To determine whether the fellow servant rule applies, the employer needs to prove that the worker was negligent. If the employer shows that the worker was negligent, then the worker's claim for workers' compensation benefits will be denied. However, if the employer fails to show that the worker acted negligently, then the worker will be entitled to workers' compensation benefits.
In Pennsylvania, you may receive up to 500 weeks of weekly payments after an injury occurs. This amount is called the "weekly wage replacement benefit." However, there are certain circumstances where you may receive additional benefits. For example, if you suffer a permanent disability, you may qualify for lifetime medical care benefits. There are also several other types of benefits available, such as vocational rehabilitation services, death benefits, and burial expenses.
A trip and fall at work can leave you injured and unable to work. If you're hurt on the job, you may be entitled to workers' compensation benefits.
But what happens after the injury? Do you need an attorney?
Here are five things to consider about whether you need an attorney after a trip and fall at work.
First, determine how serious your injury is. Are you going to miss any work? Will you need medical treatment?
If you don't think you need an attorney, you may find yourself in trouble later. For example, you may not realize that you have a right to workers' compensation benefits until you've missed several days of work. And then you may not be able to prove that you were injured on the job.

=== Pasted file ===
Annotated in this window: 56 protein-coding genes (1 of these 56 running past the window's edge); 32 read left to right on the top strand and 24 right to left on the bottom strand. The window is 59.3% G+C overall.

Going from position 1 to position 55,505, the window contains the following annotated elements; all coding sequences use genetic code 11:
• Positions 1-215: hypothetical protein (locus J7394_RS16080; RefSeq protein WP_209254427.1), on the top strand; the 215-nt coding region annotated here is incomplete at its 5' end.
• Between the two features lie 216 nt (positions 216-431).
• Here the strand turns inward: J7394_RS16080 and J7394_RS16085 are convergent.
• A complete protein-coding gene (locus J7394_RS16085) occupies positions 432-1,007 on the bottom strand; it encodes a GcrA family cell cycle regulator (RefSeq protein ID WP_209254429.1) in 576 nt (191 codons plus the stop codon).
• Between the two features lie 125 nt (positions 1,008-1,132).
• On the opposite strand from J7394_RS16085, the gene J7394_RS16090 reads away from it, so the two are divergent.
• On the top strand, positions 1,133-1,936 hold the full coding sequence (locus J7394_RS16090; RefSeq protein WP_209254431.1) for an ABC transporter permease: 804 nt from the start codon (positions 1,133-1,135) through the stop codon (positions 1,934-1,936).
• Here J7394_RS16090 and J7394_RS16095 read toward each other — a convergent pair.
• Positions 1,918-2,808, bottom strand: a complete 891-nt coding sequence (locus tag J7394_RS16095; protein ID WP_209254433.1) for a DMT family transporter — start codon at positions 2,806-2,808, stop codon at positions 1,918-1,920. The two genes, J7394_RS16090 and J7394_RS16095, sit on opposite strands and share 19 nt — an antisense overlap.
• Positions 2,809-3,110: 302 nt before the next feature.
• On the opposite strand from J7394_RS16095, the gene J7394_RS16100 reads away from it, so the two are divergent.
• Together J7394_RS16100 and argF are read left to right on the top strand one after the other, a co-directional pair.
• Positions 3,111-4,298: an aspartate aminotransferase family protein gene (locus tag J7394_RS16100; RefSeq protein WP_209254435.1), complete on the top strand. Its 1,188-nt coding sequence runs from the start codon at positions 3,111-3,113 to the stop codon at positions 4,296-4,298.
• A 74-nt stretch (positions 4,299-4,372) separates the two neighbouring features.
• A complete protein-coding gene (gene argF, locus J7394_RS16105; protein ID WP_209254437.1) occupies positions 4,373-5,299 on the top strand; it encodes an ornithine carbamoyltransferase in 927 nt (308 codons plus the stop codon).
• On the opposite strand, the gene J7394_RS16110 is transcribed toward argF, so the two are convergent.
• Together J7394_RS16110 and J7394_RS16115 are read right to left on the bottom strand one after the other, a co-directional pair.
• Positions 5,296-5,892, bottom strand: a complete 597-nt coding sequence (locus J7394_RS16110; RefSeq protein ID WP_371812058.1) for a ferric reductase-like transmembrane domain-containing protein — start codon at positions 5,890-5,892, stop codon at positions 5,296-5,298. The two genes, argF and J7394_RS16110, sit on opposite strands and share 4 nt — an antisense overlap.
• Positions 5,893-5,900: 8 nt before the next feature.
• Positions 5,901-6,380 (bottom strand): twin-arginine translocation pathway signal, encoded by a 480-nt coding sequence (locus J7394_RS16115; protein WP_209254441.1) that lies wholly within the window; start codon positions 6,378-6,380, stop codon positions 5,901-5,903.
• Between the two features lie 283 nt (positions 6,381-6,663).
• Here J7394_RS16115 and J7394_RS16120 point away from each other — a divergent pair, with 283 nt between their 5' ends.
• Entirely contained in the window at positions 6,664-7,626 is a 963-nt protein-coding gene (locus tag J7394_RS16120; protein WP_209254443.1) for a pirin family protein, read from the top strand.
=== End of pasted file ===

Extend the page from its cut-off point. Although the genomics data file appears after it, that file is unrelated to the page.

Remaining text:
Next, decide what kind of lawyer you should hire. There are two main types of lawyers: personal injury attorneys and workers' compensation attorneys. Personal injury attorneys handle cases where you sue another person or company for damages. Workers' compensation attorneys represent employers and insurance companies in claims against employees.
Personal injury attorneys often charge hourly rates, whereas workers' compensation attorneys typically charge flat fees.
Finally, ask yourself if you can afford it. Our team of workers' compensation lawyers works on a contingency basis. This means that you do not pay until your case is won.
If you believe you are eligible for workers' compensation benefits, talk to your doctor about getting a note stating that you are unable to work. This document will allow you to apply for benefits. If you are denied benefits, you may want to consult with an attorney. A good attorney can help you understand why your claim was denied and what steps you can take next.
If an employee slips and falls in the workplace, then they can sue the employer for negligence. Negligence occurs when an employer fails to exercise reasonable care to protect its employees from harm. This duty to protect employees extends beyond the actual construction of the building. The employer must maintain the entire property so that it is free of dangerous objects and hazards. If an employee suffers injuries due to a hazardous object or hazard in the workplace, then the employer is liable for those injuries.
Call today for a free consultation and explore your legal options following a slip and fall at the workplace. Our team of Pennsylvania workers' comp attorneys can help guide you on a path to get the maximum compensation you deserve.